I would like to comment on the most egregious offence in the school's apology statement: the proposal of a dialogue forum consisting of all stake-holders, and the promise to use the holidays to appraise guidelines, reporting mechanisms and feedback structures. These suggestions may sound good in theory. However, this proposal insults and blatantly disregards the many years of struggle and dedication by those working on transformation at the DSK. There have already been countless meetings, forums and workshops. Former and current SRC cohorts have requested numerous times to make anti-racism a priority. Even when presented with mind-boggling and disturbing survey data collected by learners as well as volunteer parents, neither the board nor school management took appropriate action. 

Traumatising events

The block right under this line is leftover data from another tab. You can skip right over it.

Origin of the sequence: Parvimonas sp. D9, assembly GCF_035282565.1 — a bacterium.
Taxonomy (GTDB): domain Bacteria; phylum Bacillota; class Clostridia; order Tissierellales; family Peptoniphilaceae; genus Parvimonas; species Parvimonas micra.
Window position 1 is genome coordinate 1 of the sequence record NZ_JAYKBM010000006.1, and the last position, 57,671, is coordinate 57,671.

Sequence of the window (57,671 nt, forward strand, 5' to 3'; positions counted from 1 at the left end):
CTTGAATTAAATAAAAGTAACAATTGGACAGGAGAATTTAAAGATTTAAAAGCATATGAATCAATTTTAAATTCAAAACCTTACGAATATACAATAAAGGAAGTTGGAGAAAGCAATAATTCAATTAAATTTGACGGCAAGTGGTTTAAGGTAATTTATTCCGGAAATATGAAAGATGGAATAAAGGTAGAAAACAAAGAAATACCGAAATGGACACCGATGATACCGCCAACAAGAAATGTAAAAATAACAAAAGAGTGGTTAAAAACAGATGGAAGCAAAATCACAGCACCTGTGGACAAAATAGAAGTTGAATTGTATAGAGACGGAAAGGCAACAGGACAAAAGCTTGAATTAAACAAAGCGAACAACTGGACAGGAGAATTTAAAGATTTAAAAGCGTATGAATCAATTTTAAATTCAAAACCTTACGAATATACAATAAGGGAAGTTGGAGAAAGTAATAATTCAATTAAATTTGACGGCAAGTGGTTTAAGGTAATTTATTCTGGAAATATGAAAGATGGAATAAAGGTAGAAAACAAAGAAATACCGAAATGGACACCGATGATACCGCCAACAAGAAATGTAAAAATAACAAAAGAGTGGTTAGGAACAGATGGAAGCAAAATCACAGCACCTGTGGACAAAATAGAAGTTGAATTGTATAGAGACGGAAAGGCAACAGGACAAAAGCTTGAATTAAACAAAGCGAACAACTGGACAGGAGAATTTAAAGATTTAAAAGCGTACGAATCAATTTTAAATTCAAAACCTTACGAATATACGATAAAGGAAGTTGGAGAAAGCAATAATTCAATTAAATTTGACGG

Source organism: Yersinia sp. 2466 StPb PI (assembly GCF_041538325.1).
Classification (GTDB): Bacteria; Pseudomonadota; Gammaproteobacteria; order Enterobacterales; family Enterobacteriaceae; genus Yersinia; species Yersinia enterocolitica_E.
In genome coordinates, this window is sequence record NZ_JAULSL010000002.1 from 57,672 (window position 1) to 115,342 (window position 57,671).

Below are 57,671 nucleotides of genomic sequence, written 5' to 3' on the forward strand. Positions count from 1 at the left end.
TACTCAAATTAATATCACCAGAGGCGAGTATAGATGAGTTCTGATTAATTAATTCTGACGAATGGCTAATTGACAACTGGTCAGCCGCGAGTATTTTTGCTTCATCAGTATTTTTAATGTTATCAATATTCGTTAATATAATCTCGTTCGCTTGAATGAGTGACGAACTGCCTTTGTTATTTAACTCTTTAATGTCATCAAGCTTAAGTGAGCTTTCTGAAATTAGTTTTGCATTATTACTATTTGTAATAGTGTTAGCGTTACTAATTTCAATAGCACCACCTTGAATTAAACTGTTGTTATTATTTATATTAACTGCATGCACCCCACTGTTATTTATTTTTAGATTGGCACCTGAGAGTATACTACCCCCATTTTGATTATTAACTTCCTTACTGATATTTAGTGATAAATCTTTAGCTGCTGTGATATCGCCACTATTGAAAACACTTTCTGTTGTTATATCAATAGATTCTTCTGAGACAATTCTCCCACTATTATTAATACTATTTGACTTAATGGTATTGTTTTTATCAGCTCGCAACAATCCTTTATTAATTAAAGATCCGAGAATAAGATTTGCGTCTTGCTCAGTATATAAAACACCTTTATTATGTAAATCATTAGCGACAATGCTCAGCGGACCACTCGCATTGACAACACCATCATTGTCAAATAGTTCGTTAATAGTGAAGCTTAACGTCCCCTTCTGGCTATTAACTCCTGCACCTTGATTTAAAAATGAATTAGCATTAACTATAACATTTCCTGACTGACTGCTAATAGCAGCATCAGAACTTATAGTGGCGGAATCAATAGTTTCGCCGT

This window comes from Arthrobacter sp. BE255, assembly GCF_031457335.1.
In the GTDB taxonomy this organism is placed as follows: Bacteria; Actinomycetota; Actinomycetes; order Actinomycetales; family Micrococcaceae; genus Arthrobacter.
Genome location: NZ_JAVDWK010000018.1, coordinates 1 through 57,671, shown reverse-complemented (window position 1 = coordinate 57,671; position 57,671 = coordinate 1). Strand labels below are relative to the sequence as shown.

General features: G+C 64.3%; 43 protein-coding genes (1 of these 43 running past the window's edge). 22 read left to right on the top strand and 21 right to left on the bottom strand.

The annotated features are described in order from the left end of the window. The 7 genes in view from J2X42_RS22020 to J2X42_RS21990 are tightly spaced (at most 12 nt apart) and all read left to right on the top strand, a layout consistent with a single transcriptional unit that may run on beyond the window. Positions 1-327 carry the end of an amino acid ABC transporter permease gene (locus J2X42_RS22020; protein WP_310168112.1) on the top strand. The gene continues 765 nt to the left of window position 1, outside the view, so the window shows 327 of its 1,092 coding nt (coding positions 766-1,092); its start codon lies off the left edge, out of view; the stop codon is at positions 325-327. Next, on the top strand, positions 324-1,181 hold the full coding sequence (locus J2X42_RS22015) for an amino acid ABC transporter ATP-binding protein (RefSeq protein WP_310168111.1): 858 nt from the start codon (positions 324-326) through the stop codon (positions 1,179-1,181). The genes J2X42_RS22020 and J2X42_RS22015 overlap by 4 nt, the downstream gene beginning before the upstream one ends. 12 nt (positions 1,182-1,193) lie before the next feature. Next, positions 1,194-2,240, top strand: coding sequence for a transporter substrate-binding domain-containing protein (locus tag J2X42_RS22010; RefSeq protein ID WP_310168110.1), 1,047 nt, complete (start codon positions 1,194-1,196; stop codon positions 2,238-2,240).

So-called forums turned out to be traumatising events in which school management defended its stance and effectively 'gaslighted' those students reporting incidents of racism. Gaslighting is a form of emotional abuse in which a person is put in a situation where they are forced to question their thoughts, impressions, emotive responses and memories. This can lead to them questioning their own sanity. To emphasise this clearly: I have reason to believe that gaslighting is a dominant form of abuse on DSK campus and it is even implicit in the headmaster's apology statement. This diminishing of someone else's suffering or psycho-emotional  labour is the main reason that led the DSK representative alumni body of black and coloured students to reject the apology publicly and reiterate their experiences "of being violated, ridiculed and disrespected" at the school. They further state, "The most recent email by the principal sent to current parents are words former students are accustomed to. There are years of evidence that prove the school has deliberately ignored the safety of black and coloured students. Every time we reported such incidents we would hear these same performative words which would end the conversation."